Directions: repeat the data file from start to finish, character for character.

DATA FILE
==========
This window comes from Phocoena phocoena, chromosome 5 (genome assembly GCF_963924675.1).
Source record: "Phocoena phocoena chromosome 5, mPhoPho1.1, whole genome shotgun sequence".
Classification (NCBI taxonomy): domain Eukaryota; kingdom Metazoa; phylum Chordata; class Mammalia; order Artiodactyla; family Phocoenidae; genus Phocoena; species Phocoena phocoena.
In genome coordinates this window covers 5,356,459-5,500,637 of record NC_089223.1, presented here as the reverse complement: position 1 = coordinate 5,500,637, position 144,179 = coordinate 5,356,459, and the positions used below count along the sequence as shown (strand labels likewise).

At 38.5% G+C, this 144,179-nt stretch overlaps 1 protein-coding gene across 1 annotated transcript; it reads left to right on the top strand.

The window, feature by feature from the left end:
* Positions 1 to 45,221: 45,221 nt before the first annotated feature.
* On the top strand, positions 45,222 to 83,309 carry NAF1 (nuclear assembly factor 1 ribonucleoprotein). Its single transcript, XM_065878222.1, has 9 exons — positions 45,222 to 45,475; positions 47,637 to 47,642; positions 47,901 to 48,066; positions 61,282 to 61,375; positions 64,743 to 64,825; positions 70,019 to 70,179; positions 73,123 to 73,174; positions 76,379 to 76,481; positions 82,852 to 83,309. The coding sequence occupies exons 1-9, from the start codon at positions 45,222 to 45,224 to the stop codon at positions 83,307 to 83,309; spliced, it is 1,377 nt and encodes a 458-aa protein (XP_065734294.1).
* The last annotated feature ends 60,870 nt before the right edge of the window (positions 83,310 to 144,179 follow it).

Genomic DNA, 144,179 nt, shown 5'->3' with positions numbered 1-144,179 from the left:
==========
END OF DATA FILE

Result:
This window comes from Phocoena phocoena, chromosome 5 (genome assembly GCF_963924675.1).
Source record: "Phocoena phocoena chromosome 5, mPhoPho1.1, whole genome shotgun sequence".
Classification (NCBI taxonomy): domain Eukaryota; kingdom Metazoa; phylum Chordata; class Mammalia; order Artiodactyla; family Phocoenidae; genus Phocoena; species Phocoena phocoena.
In genome coordinates this window covers 5,356,459-5,500,637 of record NC_089223.1, presented here as the reverse complement: position 1 = coordinate 5,500,637, position 144,179 = coordinate 5,356,459, and the positions used below count along the sequence as shown (strand labels likewise).

At 38.5% G+C, this 144,179-nt stretch overlaps 1 protein-coding gene across 1 annotated transcript; it reads left to right on the top strand.

The window, feature by feature from the left end:
* Positions 1 to 45,221: 45,221 nt before the first annotated feature.
* On the top strand, positions 45,222 to 83,309 carry NAF1 (nuclear assembly factor 1 ribonucleoprotein). Its single transcript, XM_065878222.1, has 9 exons — positions 45,222 to 45,475; positions 47,637 to 47,642; positions 47,901 to 48,066; positions 61,282 to 61,375; positions 64,743 to 64,825; positions 70,019 to 70,179; positions 73,123 to 73,174; positions 76,379 to 76,481; positions 82,852 to 83,309. The coding sequence occupies exons 1-9, from the start codon at positions 45,222 to 45,224 to the stop codon at positions 83,307 to 83,309; spliced, it is 1,377 nt and encodes a 458-aa protein (XP_065734294.1).
* The last annotated feature ends 60,870 nt before the right edge of the window (positions 83,310 to 144,179 follow it).

Genomic DNA, 144,179 nt, shown 5'->3' with positions numbered 1-144,179 from the left: